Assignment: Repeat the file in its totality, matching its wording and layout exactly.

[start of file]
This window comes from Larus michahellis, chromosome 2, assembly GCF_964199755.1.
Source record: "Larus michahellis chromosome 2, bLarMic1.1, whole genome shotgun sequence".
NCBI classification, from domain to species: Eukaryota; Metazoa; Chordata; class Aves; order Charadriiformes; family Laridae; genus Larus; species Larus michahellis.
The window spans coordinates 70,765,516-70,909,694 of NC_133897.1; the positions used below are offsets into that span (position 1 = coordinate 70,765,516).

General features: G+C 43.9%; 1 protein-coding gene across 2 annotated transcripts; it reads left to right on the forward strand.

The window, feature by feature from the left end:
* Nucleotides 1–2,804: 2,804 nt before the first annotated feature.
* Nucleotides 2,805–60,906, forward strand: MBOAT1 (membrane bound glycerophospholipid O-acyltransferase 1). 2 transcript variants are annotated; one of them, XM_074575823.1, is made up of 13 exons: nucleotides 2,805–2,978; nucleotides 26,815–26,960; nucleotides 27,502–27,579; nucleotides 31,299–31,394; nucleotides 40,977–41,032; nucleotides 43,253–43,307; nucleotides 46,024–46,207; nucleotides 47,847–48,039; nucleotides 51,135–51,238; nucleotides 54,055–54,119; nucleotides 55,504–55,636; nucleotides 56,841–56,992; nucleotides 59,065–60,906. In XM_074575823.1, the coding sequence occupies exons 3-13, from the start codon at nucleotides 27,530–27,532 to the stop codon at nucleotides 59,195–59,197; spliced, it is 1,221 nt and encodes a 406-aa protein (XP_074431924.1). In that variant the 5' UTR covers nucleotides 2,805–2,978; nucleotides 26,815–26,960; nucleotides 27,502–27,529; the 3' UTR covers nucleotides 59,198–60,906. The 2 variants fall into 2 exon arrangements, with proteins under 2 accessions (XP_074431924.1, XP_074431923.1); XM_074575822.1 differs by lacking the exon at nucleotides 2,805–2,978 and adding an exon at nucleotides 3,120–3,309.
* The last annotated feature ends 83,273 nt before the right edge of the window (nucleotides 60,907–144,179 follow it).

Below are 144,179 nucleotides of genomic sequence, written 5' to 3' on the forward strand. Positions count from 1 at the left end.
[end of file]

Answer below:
This window comes from Larus michahellis, chromosome 2, assembly GCF_964199755.1.
Source record: "Larus michahellis chromosome 2, bLarMic1.1, whole genome shotgun sequence".
NCBI classification, from domain to species: Eukaryota; Metazoa; Chordata; class Aves; order Charadriiformes; family Laridae; genus Larus; species Larus michahellis.
The window spans coordinates 70,765,516-70,909,694 of NC_133897.1; the positions used below are offsets into that span (position 1 = coordinate 70,765,516).

General features: G+C 43.9%; 1 protein-coding gene across 2 annotated transcripts; it reads left to right on the forward strand.

The window, feature by feature from the left end:
* Nucleotides 1–2,804: 2,804 nt before the first annotated feature.
* Nucleotides 2,805–60,906, forward strand: MBOAT1 (membrane bound glycerophospholipid O-acyltransferase 1). 2 transcript variants are annotated; one of them, XM_074575823.1, is made up of 13 exons: nucleotides 2,805–2,978; nucleotides 26,815–26,960; nucleotides 27,502–27,579; nucleotides 31,299–31,394; nucleotides 40,977–41,032; nucleotides 43,253–43,307; nucleotides 46,024–46,207; nucleotides 47,847–48,039; nucleotides 51,135–51,238; nucleotides 54,055–54,119; nucleotides 55,504–55,636; nucleotides 56,841–56,992; nucleotides 59,065–60,906. In XM_074575823.1, the coding sequence occupies exons 3-13, from the start codon at nucleotides 27,530–27,532 to the stop codon at nucleotides 59,195–59,197; spliced, it is 1,221 nt and encodes a 406-aa protein (XP_074431924.1). In that variant the 5' UTR covers nucleotides 2,805–2,978; nucleotides 26,815–26,960; nucleotides 27,502–27,529; the 3' UTR covers nucleotides 59,198–60,906. The 2 variants fall into 2 exon arrangements, with proteins under 2 accessions (XP_074431924.1, XP_074431923.1); XM_074575822.1 differs by lacking the exon at nucleotides 2,805–2,978 and adding an exon at nucleotides 3,120–3,309.
* The last annotated feature ends 83,273 nt before the right edge of the window (nucleotides 60,907–144,179 follow it).

Below are 144,179 nucleotides of genomic sequence, written 5' to 3' on the forward strand. Positions count from 1 at the left end.